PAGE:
(View Benchmark)
An increase or decrease in tidal emergence is unlikely to affect circalittoral habitats, except that the influence of wave action and tidal streams may be increased (see water flow rate below).
Decrease in emergence regime
(View Benchmark)
An increase or decrease in tidal emergence is unlikely to affect circalittoral habitats, except that the influence of wave action and tidal streams may be increased (see water flow rate below).
Increase in water flow rate
(View Benchmark)
Musculus discors has been recorded from weak to strong tidal streams. It is, therefore, tolerant of water flow within this range. An increase to very strong tidal streams may result in loss of a proportion of the population physically removed by water flow, either due to removal of the animal itself or removal of the algae to which it was attached. Similarly, the associated epifaunal species will vary with water flow, resulting in an increase in species tolerant of increased water flow. Therefore, an intolerance of intermediate has been recorded. Recovery will probably take up to 5 years (see additional information below).
Decrease in water flow rate
(View Benchmark)
Musculus discors has been recorded from weak to strong tidal streams. It is, therefore, tolerant of water flow within this range. Decreases water flow will favour epifaunal species tolerant of reduced water flow over species that prefer high water flow rates, so that the composition of the epifaunal species will change. A decrease in water flow to negligible may result in a stagnant deoxygenated water (see deoxygenation) and increased siltation (see above). Overall, although species composition may change the biotope will be not be adversely affected and an intolerance of low and a high recoverability has been recorded (see additional information below).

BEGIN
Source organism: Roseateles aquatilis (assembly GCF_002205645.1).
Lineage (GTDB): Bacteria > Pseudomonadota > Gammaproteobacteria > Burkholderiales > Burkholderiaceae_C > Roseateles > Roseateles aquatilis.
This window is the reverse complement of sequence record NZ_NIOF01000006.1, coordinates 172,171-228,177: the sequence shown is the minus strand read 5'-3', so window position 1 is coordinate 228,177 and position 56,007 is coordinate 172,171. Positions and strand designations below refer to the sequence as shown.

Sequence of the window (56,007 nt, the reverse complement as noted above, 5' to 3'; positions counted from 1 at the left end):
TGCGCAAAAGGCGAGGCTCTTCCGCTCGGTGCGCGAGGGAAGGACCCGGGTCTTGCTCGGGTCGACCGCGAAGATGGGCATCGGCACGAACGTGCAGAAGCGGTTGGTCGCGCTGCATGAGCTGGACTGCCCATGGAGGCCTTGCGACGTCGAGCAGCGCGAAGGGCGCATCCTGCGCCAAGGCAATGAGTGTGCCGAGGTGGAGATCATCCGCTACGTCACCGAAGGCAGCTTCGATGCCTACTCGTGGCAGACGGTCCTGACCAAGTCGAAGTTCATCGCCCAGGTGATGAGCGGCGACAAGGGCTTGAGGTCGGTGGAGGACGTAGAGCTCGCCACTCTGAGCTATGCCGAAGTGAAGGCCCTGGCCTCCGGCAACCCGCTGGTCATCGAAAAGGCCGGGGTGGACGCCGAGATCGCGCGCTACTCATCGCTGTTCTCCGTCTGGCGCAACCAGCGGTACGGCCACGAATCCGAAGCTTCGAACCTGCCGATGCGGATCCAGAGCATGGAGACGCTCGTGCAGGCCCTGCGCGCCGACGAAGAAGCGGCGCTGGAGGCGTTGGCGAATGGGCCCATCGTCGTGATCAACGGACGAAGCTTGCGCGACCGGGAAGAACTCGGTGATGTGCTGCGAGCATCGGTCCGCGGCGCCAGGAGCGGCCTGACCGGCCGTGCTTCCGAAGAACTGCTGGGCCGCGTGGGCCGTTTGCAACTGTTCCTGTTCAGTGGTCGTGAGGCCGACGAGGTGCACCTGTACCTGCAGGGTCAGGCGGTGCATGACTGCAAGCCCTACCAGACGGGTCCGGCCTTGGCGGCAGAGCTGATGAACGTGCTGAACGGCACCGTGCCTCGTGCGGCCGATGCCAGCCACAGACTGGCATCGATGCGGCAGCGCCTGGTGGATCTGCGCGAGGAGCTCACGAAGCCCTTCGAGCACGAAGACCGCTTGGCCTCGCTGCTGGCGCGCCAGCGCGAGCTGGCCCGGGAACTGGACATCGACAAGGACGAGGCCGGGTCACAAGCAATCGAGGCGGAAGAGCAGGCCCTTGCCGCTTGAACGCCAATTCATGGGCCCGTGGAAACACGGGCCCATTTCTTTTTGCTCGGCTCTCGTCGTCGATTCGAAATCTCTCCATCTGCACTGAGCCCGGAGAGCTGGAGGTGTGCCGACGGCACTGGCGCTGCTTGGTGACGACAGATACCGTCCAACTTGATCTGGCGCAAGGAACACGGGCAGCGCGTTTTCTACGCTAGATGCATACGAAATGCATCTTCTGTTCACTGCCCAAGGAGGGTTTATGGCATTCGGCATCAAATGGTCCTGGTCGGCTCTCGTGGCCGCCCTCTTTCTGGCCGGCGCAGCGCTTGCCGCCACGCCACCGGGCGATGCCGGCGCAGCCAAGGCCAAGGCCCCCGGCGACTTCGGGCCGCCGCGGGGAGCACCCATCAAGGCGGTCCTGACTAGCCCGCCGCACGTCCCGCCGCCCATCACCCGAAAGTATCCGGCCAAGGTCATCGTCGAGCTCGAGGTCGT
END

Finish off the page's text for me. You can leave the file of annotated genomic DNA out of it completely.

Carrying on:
Increase in temperature
(View Benchmark)
Musculus discors has a wide distribution extending from the Arctic Circle to the Mediterranean in western Europe. It is, therefore, unlikely to be affected by increases in temperature in British waters. Könnecker (1977) also suggested that Musculus discors associations were eurythermal. Similarly, many epifaunal species found in the biotope have a widespread distribution and are unlikely to be adversely affected by long term change within British waters. Short term acute change may have adverse effects, for example, reproduction in Clavelina lepadiformis, Delesseria sanguinea and hydroids is temperature dependant. However, loss of a few intolerant epifaunal or epifloral species will not significantly affect the biotope, and are likely to recover quickly. Therefore an intolerance of low has been recorded, with a recoverability of high (see additional information below).
Decrease in temperature
(View Benchmark)
Musculus discors has a wide distribution extending from the Arctic Circle to the Mediterranean in western Europe. It is, therefore, unlikely to be affected by decreases in temperatures or winter temperatures in British waters. Könnecker (1977) also suggested that Musculus discors associations were eurythermal. Many associated epifaunal species have a wide geographical distribution and are unlikely to be adversely affected by decrease in temperature within British waters. A few species may be more intolerant, e.g. Clavelina lepadiformis, Delesseria sanguinea, and Pentapora fascialis where they occur. However, loss or reduction of a few intolerant epifaunal species is unlikely to adversely affect the Musculus discors beds or the biotope as a whole. Therefore, an intolerance of low, with a high recoverability, has been recorded (see additional information below).
Increase in turbidity
(View Benchmark)